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I'm reviewing for exams and came across this problem from an older exam:

Let $G$ and $H$ be groups and let $\phi,\psi : H\to \operatorname{Aut}(G)$ be homomorphisms from $H$ into the group of automorphisms of $G$. If there exists $f\in \operatorname{Aut}(H)$ and $a\in\operatorname{Aut}(G)$ such that $\psi(f(h))=a\phi(h)a^{-1}$ as automorphisms of $G$ for all $h\in H$, then $G\rtimes_\phi H \cong G\rtimes_\psi H$.

I've proved this (unless I've made a mistake) by explicitly defining a map $F:G\rtimes_\phi H \to G\rtimes_\psi H$ by $(g,h)\mapsto(a(g),f(h))$ and checking that it is an isomorphism. However, choosing the map mostly involved guess-and-checking. That left me feeling like I somehow didn't do it "properly" and that I might have missed something I was supposed to notice or understand. I realize this is somewhat subjective, but I'm a bit suspicious, because the way I went about it makes the problem just seem like a strange, tedious way to test that someone knows the definition of a semidirect product.

Is there some other way to go about this problem (maybe using some clever argument about conjugation by $a$ inside the automorphism group?) that somehow illuminates or suggests something about the structure going on, or should it otherwise be obvious in some way what the isomorphism is? I guess my question is: is there something deeper going on here?

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3 Answers 3

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I think that eventually you have to get down to defining the map explicitly and checking that it is an isomorphism.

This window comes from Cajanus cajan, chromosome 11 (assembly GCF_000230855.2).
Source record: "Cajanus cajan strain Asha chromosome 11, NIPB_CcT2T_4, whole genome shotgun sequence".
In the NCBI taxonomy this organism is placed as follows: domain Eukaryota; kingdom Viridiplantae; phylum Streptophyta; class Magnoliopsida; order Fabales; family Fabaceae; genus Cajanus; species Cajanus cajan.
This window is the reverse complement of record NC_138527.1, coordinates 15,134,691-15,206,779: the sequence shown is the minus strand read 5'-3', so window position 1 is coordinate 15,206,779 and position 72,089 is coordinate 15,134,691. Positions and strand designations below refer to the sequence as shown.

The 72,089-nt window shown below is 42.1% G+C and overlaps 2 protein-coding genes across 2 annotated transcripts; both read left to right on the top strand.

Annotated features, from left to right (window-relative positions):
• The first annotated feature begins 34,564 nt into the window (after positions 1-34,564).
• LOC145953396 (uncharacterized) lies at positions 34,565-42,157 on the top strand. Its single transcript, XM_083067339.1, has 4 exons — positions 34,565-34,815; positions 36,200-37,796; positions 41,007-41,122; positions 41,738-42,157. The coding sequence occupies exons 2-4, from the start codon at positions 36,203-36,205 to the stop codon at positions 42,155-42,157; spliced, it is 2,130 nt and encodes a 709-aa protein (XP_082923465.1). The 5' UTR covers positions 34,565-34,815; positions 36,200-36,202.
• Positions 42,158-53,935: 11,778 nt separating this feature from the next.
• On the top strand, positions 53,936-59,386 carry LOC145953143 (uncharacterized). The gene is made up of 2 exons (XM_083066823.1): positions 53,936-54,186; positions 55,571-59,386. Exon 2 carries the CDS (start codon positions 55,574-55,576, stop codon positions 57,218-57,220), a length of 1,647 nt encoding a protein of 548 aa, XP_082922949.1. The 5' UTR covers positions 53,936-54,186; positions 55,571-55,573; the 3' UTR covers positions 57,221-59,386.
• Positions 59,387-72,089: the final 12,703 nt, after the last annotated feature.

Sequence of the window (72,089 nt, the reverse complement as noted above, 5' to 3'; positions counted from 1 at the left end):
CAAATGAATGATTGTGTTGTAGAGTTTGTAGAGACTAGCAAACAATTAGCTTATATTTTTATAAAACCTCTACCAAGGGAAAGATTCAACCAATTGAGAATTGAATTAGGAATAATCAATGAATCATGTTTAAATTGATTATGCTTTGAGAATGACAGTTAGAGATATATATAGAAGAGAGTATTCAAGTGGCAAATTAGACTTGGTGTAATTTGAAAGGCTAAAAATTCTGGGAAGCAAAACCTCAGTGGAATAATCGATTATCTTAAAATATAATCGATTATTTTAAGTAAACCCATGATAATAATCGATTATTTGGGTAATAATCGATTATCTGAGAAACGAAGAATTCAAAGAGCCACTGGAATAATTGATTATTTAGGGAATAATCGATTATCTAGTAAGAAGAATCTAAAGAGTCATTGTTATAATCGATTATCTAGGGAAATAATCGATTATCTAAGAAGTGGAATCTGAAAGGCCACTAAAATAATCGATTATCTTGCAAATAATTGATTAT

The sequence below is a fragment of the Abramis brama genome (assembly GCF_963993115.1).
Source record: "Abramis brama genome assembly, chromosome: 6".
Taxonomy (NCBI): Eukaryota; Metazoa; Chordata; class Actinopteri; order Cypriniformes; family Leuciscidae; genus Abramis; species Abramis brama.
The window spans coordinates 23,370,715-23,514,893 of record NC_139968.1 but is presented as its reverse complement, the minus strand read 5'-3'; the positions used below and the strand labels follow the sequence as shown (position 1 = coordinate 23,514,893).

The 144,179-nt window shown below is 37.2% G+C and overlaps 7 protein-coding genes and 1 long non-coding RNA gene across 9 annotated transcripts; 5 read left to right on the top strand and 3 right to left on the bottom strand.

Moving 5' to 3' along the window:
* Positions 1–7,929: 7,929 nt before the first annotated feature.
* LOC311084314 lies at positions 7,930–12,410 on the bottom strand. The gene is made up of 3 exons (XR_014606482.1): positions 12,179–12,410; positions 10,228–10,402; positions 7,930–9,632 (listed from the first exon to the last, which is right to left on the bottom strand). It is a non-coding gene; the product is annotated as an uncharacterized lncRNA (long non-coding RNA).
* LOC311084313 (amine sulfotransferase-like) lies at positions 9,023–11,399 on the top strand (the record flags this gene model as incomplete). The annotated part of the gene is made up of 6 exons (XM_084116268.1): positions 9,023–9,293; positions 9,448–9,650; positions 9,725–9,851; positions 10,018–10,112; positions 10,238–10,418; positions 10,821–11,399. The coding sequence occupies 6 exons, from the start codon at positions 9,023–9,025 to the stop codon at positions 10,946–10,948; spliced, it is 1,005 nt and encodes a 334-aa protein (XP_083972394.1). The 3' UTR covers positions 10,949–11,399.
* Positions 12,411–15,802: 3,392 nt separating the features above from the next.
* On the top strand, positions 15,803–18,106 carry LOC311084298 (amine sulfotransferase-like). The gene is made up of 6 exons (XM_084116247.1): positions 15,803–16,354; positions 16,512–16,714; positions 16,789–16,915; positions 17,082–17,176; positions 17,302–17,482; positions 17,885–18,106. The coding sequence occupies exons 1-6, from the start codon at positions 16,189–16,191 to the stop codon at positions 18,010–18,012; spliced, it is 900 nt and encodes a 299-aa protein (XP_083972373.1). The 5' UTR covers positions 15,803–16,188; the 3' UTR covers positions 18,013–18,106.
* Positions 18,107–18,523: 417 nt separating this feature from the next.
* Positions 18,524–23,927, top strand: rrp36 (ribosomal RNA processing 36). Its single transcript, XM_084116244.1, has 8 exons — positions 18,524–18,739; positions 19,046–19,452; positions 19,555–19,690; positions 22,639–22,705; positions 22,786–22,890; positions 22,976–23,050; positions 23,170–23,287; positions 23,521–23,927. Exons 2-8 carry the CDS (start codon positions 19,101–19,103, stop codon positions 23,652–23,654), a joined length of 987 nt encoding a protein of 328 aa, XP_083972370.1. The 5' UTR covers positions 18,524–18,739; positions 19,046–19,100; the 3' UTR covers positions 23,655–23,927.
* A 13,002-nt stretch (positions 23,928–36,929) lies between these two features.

But, conceptually: in general, an automorphism of $H$ will not induce an automorphism of $G\rtimes_{\phi} H$, because the action of $f(h)$ need not be related to the action of $h$ (of course, you get a different semidirect product, $G\rtimes_{\phi\circ f}H$, which may or may not be isomorphic). The automorphism $a$ provides the necessary "correction" by having $f(h)$ act on $a^{-1}(g)$ (instead of on $g$), so that the action of $f(h)$ on $a^{-1}(g)$ agrees with the original action of $h$ on $g$.

Intuitively: $H$ used to act on $G$ "in English", but after applying $f$ it is now trying to act "in Russian"; $a$ translates from Russian to English, so $(a^{-1}(g))^{f(h)}$ now makes sense, because $a^{-1}(g)$ is "in Russian", which $f(h)$ understands; then you translate the result back into English by applying $a$. It works exactly like a change-of-basis automorphism works for linear transformations. Interpreted that way, $(g,h)\mapsto (a(g),f(h))$ makes sense (that is, seems like the obvious thing to try), because we are simply performing the translations in both coordinates.

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Thanks. The conceptual comments and the analogy both help a lot. –  matt May 9 '11 at 20:04

Both cases $G\rtimes_\phi H$ and $G\rtimes_\psi H$ are extensions of the group H by G. Extensions are classified by short exact sequences with in your case kernel G and image group H. The semi-direct products are exactly the so-called split extensions. To prove this the mentioned conjugation action appears naturally.

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Denoting $c_a$ for conjugation with $a$, the assumption means that the following diagram commutes (how can I draw nicer diagrams?): $$\begin{array}{rcl} H\quad & \stackrel{f}{\longrightarrow} &\quad H \\ {\scriptstyle\phi}\downarrow\ \ & &\ \downarrow{\scriptstyle \psi}\\ \text{Aut}(H) & \stackrel{c_a}{\longrightarrow} & \text{Aut}(H) \end{array}$$

where the horizontal arrows are group isomorphisms. As Arturo explained, this is similar to a 'change of basis' of the actions $\phi$ and $\psi$.

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There are better ways, but at least the horizontal arrows can be done with \stackrel. The rest, I sort of tried to align and size by hand. –  Arturo Magidin May 9 '11 at 20:00

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